While navigating a well-designed user experience feels organic and natural, the science behind that end result is very much a deliberate effort. Assumptions and whims make User Experience (UX) Designers squirm. Instead, we prefer making design decisions based on evidence and data, but when we can’t perform our own research by observing the behaviors of users, we can still avoid “guessing” what users want by following basic UX principles as we design digital systems. Many of those principles are based on well-documented studies, but some of the studies are misunderstood and misapplied to digital design.
The mug on my desk talks to me.
Its size and weight tell me I can grasp and lift it. The flatness of its bottom tells me it’s okay to set it on my desk. Its hollowness encourages me to fill it (with any variety of stuff: coffee, pens, paperclips, marbles). The shape of its handle tells me how to lift it without burning my hand. It’s hard but breakable, so that tells me that I should probably not use it to hammer nails.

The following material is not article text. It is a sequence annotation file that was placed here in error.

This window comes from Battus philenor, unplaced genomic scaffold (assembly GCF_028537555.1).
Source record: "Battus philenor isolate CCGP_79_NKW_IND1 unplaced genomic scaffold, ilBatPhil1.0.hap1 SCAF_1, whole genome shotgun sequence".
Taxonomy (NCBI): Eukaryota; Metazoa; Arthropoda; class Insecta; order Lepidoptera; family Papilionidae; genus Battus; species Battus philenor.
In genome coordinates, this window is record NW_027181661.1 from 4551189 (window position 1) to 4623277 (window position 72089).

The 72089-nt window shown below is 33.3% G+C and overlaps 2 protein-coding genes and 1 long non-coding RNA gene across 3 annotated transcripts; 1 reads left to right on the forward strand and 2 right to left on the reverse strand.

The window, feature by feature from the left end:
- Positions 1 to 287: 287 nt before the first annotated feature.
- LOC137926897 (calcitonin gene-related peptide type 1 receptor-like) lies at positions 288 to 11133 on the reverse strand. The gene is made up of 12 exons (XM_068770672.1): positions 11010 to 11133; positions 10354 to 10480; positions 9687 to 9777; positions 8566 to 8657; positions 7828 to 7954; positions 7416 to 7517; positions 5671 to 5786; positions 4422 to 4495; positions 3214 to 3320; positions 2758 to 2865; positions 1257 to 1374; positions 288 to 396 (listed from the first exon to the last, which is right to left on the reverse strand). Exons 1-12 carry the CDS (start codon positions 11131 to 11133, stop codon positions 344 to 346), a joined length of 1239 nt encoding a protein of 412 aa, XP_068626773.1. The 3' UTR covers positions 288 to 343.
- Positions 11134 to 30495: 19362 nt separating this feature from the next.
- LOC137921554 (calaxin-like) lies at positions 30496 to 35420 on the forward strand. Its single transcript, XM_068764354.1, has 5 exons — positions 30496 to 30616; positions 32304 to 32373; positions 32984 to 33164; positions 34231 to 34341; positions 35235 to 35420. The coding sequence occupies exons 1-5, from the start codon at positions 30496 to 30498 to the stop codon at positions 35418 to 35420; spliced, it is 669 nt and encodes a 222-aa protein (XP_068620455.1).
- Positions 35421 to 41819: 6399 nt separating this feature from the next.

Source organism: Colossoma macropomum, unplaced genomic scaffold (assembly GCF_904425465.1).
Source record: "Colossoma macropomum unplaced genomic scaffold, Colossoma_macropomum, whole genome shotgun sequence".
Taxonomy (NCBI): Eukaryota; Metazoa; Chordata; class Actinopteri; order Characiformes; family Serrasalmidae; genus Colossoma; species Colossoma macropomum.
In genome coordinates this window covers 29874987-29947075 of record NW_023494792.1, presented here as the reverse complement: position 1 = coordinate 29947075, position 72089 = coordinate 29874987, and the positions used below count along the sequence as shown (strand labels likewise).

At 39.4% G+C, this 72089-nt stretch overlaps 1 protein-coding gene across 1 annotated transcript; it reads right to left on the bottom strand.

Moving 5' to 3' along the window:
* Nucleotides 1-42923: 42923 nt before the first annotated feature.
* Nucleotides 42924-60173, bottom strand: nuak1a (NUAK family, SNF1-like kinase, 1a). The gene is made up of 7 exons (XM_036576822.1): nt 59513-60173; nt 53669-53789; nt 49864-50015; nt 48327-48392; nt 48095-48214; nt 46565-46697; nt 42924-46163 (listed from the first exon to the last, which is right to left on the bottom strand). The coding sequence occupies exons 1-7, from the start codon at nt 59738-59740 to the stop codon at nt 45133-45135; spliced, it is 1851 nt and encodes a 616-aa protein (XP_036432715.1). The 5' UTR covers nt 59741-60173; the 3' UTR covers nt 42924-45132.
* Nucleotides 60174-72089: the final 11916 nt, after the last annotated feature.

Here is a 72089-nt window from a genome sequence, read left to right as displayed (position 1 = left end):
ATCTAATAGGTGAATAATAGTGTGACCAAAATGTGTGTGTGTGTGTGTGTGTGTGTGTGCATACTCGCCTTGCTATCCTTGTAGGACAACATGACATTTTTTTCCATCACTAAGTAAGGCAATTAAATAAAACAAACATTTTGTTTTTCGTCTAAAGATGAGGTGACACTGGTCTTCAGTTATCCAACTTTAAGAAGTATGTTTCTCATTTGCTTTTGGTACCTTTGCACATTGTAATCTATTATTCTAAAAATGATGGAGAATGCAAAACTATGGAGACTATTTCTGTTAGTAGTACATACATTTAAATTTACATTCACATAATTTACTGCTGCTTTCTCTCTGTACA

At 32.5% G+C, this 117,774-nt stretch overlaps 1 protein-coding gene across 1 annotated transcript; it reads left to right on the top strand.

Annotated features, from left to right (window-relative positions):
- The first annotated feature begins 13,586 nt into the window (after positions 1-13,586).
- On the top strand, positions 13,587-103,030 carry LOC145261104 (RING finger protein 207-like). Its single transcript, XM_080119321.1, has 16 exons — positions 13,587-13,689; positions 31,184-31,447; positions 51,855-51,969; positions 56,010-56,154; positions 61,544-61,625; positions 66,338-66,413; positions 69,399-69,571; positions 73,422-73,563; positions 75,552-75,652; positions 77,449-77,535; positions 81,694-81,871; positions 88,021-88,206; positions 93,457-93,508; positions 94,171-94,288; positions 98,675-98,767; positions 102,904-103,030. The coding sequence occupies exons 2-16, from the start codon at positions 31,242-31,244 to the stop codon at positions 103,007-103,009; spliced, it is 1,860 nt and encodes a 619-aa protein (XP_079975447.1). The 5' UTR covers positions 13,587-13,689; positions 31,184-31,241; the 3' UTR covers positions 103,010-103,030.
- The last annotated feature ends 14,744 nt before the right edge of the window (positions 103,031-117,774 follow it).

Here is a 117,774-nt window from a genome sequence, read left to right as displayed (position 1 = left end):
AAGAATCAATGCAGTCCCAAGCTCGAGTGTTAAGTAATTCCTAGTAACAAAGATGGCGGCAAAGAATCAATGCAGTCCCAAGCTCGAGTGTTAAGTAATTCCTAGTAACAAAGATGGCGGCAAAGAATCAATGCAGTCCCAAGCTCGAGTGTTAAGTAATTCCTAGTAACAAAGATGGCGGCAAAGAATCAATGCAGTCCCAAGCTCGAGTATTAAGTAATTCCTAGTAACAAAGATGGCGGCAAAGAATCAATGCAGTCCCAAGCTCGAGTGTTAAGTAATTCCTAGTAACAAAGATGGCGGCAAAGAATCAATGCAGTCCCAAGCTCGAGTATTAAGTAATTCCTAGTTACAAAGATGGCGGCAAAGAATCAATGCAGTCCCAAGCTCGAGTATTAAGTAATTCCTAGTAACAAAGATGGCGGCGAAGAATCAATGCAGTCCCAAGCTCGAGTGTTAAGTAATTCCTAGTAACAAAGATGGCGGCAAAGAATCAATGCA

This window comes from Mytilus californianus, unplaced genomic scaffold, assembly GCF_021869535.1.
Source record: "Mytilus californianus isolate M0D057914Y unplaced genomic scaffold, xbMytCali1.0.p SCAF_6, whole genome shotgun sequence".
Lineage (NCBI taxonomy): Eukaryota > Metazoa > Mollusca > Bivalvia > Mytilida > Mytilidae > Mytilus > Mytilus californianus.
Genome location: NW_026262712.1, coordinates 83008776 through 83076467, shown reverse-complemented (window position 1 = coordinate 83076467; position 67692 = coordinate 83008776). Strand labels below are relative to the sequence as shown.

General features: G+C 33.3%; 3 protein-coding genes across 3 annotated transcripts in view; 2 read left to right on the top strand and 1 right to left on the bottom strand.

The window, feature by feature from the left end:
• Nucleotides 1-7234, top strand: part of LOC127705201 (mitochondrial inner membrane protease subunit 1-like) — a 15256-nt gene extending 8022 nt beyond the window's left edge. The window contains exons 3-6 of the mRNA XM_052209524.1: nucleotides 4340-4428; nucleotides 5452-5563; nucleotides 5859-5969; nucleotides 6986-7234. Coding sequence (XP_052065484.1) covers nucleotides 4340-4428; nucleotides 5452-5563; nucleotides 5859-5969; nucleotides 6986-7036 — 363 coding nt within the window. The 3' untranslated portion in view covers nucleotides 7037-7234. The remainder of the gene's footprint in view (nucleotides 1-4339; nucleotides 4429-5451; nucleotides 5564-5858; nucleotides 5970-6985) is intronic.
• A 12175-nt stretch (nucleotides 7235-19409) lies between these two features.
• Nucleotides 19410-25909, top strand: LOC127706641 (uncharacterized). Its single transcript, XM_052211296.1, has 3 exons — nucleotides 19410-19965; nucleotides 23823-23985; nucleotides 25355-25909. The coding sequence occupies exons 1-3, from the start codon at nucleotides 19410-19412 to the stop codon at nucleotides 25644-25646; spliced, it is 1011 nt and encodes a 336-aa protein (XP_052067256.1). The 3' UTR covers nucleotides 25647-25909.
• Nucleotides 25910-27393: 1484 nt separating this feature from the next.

Things communicate how they can be used, in an ancient language that we understand instinctively. Let’s explore this communication a bit in terms of the practice of user-experience design.Read More